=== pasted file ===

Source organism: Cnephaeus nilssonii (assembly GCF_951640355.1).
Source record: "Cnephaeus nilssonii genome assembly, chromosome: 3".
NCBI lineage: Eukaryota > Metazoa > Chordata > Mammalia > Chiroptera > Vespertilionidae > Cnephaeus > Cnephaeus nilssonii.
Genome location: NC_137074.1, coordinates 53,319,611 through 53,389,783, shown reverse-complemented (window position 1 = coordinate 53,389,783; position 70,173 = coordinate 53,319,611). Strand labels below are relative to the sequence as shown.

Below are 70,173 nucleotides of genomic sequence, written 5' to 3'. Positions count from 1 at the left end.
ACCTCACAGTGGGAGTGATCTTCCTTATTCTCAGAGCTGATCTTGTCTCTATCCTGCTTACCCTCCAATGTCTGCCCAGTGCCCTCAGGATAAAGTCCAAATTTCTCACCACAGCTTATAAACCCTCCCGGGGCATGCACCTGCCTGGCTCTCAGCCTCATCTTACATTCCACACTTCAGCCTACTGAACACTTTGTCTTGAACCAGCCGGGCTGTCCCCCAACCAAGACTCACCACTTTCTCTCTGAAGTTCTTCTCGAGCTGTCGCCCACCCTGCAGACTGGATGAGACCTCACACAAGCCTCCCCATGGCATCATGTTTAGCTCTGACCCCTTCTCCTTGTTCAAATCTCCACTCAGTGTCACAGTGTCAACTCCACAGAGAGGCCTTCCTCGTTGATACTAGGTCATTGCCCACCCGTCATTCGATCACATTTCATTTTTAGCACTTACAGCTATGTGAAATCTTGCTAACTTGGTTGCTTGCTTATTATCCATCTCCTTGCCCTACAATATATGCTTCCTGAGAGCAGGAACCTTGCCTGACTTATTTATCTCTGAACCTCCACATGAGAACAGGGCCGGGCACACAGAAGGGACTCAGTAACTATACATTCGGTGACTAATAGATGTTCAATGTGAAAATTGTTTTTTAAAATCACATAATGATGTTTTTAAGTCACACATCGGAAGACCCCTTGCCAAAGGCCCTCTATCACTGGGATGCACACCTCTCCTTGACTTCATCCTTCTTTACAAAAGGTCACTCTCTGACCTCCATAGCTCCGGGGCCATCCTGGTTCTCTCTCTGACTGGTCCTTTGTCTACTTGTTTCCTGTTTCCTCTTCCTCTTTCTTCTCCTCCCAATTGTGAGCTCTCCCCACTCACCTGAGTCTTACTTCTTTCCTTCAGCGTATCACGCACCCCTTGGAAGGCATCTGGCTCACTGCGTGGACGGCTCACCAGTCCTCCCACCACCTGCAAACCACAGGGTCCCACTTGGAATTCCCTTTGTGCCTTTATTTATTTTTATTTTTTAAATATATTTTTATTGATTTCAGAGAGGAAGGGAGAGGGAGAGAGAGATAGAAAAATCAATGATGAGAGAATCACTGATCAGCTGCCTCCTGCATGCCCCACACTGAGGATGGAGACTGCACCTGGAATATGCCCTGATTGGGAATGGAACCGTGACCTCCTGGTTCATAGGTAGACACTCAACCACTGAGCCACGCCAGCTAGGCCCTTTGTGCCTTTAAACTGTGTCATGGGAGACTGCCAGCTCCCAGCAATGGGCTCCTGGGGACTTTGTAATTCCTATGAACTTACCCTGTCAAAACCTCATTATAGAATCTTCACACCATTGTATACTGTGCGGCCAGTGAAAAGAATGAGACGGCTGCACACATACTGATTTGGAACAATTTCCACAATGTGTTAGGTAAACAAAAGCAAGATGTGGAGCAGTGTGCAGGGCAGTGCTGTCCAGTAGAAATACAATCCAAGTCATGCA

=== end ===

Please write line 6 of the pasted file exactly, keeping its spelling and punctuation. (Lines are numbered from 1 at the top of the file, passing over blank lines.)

ACCTCACAGTGGGAGTGATCTTCCTTATTCTCAGAGCTGATCTTGTCTCTATCCTGCTTACCCTCCAATGTCTGCCCAGTGCCCTCAGGATAAAGTCCAAATTTCTCACCACAGCTTATAAACCCTCCCGGGGCATGCACCTGCCTGGCTCTCAGCCTCATCTTACATTCCACACTTCAGCCTACTGAACACTTTGTCTTGAACCAGCCGGGCTGTCCCCCAACCAAGACTCACCACTTTCTCTCTGAAGTTCTTCTCGAGCTGTCGCCCACCCTGCAGACTGGATGAGACCTCACACAAGCCTCCCCATGGCATCATGTTTAGCTCTGACCCCTTCTCCTTGTTCAAATCTCCACTCAGTGTCACAGTGTCAACTCCACAGAGAGGCCTTCCTCGTTGATACTAGGTCATTGCCCACCCGTCATTCGATCACATTTCATTTTTAGCACTTACAGCTATGTGAAATCTTGCTAACTTGGTTGCTTGCTTATTATCCATCTCCTTGCCCTACAATATATGCTTCCTGAGAGCAGGAACCTTGCCTGACTTATTTATCTCTGAACCTCCACATGAGAACAGGGCCGGGCACACAGAAGGGACTCAGTAACTATACATTCGGTGACTAATAGATGTTCAATGTGAAAATTGTTTTTTAAAATCACATAATGATGTTTTTAAGTCACACATCGGAAGACCCCTTGCCAAAGGCCCTCTATCACTGGGATGCACACCTCTCCTTGACTTCATCCTTCTTTACAAAAGGTCACTCTCTGACCTCCATAGCTCCGGGGCCATCCTGGTTCTCTCTCTGACTGGTCCTTTGTCTACTTGTTTCCTGTTTCCTCTTCCTCTTTCTTCTCCTCCCAATTGTGAGCTCTCCCCACTCACCTGAGTCTTACTTCTTTCCTTCAGCGTATCACGCACCCCTTGGAAGGCATCTGGCTCACTGCGTGGACGGCTCACCAGTCCTCCCACCACCTGCAAACCACAGGGTCCCACTTGGAATTCCCTTTGTGCCTTTATTTATTTTTATTTTTTAAATATATTTTTATTGATTTCAGAGAGGAAGGGAGAGGGAGAGAGAGATAGAAAAATCAATGATGAGAGAATCACTGATCAGCTGCCTCCTGCATGCCCCACACTGAGGATGGAGACTGCACCTGGAATATGCCCTGATTGGGAATGGAACCGTGACCTCCTGGTTCATAGGTAGACACTCAACCACTGAGCCACGCCAGCTAGGCCCTTTGTGCCTTTAAACTGTGTCATGGGAGACTGCCAGCTCCCAGCAATGGGCTCCTGGGGACTTTGTAATTCCTATGAACTTACCCTGTCAAAACCTCATTATAGAATCTTCACACCATTGTATACTGTGCGGCCAGTGAAAAGAATGAGACGGCTGCACACATACTGATTTGGAACAATTTCCACAATGTGTTAGGTAAACAAAAGCAAGATGTGGAGCAGTGTGCAGGGCAGTGCTGTCCAGTAGAAATACAATCCAAGTCATGCA